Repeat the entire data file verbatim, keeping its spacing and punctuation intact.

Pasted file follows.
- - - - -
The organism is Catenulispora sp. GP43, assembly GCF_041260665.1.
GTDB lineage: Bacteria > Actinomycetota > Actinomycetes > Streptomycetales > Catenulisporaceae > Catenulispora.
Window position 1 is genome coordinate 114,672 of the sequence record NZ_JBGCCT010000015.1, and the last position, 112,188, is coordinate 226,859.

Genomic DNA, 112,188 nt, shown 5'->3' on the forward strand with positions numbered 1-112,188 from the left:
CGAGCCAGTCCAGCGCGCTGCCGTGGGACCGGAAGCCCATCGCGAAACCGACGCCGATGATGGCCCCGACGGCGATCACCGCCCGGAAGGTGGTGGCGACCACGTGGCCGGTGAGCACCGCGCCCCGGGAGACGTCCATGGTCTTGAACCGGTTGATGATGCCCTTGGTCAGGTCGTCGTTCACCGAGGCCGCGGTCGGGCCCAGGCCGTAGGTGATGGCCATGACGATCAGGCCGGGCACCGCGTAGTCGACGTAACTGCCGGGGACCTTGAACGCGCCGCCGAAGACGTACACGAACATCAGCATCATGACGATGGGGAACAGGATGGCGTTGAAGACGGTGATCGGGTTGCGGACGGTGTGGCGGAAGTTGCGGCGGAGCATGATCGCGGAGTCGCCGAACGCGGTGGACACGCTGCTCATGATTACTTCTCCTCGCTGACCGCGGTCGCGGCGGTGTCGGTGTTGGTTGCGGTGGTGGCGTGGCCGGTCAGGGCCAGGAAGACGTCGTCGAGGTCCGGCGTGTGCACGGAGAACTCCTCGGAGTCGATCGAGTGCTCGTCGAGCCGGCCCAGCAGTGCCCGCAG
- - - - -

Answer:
The organism is Catenulispora sp. GP43, assembly GCF_041260665.1.
GTDB lineage: Bacteria > Actinomycetota > Actinomycetes > Streptomycetales > Catenulisporaceae > Catenulispora.
Window position 1 is genome coordinate 114,672 of the sequence record NZ_JBGCCT010000015.1, and the last position, 112,188, is coordinate 226,859.

Genomic DNA, 112,188 nt, shown 5'->3' on the forward strand with positions numbered 1-112,188 from the left:
CGAGCCAGTCCAGCGCGCTGCCGTGGGACCGGAAGCCCATCGCGAAACCGACGCCGATGATGGCCCCGACGGCGATCACCGCCCGGAAGGTGGTGGCGACCACGTGGCCGGTGAGCACCGCGCCCCGGGAGACGTCCATGGTCTTGAACCGGTTGATGATGCCCTTGGTCAGGTCGTCGTTCACCGAGGCCGCGGTCGGGCCCAGGCCGTAGGTGATGGCCATGACGATCAGGCCGGGCACCGCGTAGTCGACGTAACTGCCGGGGACCTTGAACGCGCCGCCGAAGACGTACACGAACATCAGCATCATGACGATGGGGAACAGGATGGCGTTGAAGACGGTGATCGGGTTGCGGACGGTGTGGCGGAAGTTGCGGCGGAGCATGATCGCGGAGTCGCCGAACGCGGTGGACACGCTGCTCATGATTACTTCTCCTCGCTGACCGCGGTCGCGGCGGTGTCGGTGTTGGTTGCGGTGGTGGCGTGGCCGGTCAGGGCCAGGAAGACGTCGTCGAGGTCCGGCGTGTGCACGGAGAACTCCTCGGAGTCGATCGAGTGCTCGTCGAGCCGGCCCAGCAGTGCCCGCAG